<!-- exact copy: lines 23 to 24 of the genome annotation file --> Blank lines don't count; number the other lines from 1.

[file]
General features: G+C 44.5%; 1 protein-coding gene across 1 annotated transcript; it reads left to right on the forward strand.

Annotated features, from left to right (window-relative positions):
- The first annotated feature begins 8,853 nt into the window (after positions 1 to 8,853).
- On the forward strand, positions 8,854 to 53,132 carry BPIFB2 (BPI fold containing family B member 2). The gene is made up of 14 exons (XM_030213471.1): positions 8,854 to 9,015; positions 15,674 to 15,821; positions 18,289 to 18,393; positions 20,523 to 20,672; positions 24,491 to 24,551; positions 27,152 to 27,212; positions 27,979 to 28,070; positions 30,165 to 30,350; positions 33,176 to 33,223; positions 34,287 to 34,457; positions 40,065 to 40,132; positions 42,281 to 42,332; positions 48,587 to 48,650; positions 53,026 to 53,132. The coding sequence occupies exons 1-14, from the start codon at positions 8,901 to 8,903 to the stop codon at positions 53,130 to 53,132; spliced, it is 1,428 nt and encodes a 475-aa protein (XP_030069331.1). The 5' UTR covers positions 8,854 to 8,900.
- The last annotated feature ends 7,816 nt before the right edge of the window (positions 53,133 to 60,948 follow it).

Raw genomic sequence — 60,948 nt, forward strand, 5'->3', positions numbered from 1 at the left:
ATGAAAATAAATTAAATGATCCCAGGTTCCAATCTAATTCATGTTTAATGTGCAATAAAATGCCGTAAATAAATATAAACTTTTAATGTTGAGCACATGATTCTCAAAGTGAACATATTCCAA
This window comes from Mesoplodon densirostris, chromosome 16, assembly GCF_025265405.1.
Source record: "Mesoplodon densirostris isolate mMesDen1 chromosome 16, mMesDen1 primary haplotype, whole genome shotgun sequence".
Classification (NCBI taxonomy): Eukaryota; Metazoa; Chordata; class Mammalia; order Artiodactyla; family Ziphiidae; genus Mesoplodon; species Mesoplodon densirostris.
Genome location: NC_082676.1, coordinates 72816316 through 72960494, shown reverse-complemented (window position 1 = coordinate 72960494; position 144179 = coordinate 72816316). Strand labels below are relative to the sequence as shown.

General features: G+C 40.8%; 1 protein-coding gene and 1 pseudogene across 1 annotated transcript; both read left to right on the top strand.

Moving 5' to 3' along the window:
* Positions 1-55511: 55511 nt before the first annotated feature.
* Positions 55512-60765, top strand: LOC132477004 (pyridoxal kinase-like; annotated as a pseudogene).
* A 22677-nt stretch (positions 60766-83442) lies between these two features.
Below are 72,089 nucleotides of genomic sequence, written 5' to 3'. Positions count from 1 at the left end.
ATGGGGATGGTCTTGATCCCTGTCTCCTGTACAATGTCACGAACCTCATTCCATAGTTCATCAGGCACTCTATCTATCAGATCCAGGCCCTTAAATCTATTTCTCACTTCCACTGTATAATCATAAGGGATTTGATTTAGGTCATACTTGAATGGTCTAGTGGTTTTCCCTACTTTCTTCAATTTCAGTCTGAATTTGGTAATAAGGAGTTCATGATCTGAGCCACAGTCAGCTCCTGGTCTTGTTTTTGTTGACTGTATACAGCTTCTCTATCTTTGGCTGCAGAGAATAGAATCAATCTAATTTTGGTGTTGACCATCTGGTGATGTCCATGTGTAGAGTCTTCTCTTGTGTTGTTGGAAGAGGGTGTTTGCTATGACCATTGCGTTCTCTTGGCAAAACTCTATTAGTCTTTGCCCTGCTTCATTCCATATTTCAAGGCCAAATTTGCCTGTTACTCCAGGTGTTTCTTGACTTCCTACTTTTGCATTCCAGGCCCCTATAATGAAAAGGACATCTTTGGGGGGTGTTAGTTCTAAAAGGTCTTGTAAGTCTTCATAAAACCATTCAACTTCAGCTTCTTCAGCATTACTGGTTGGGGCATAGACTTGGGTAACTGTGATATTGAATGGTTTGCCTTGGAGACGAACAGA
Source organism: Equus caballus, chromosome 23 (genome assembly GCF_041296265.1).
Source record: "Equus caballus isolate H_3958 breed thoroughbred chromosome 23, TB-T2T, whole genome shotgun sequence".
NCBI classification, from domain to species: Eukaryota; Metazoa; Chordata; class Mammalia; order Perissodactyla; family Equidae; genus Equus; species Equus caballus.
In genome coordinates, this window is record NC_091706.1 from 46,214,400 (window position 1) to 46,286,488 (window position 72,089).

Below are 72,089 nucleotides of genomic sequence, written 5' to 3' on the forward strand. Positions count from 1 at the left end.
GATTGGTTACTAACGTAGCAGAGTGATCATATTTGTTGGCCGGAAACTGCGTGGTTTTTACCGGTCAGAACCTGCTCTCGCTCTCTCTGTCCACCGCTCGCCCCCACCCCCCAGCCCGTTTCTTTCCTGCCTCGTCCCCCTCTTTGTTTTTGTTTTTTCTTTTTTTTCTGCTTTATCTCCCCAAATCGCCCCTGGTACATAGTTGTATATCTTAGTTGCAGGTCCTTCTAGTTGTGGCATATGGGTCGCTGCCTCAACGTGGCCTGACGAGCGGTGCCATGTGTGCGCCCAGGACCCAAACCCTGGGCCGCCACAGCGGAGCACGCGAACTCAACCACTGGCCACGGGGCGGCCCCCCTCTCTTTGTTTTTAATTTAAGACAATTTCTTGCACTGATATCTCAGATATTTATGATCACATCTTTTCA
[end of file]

Below are 72,089 nucleotides of genomic sequence, written 5' to 3' on the forward strand. Positions count from 1 at the left end.
GATTGGTTACTAACGTAGCAGAGTGATCATATTTGTTGGCCGGAAACTGCGTGGTTTTTACCGGTCAGAACCTGCTCTCGCTCTCTCTGTCCACCGCTCGCCCCCACCCCCCAGCCCGTTTCTTTCCTGCCTCGTCCCCCTCTTTGTTTTTGTTTTTTCTTTTTTTTCTGCTTTATCTCCCCAAATCGCCCCTGGTACATAGTTGTATATCTTAGTTGCAGGTCCTTCTAGTTGTGGCATATGGGTCGCTGCCTCAACGTGGCCTGACGAGCGGTGCCATGTGTGCGCCCAGGACCCAAACCCTGGGCCGCCACAGCGGAGCACGCGAACTCAACCACTGGCCACGGGGCGGCCCCCCTCTCTTTGTTTTTAATTTAAGACAATTTCTTGCACTGATATCTCAGATATTTATGATCACATCTTTTCA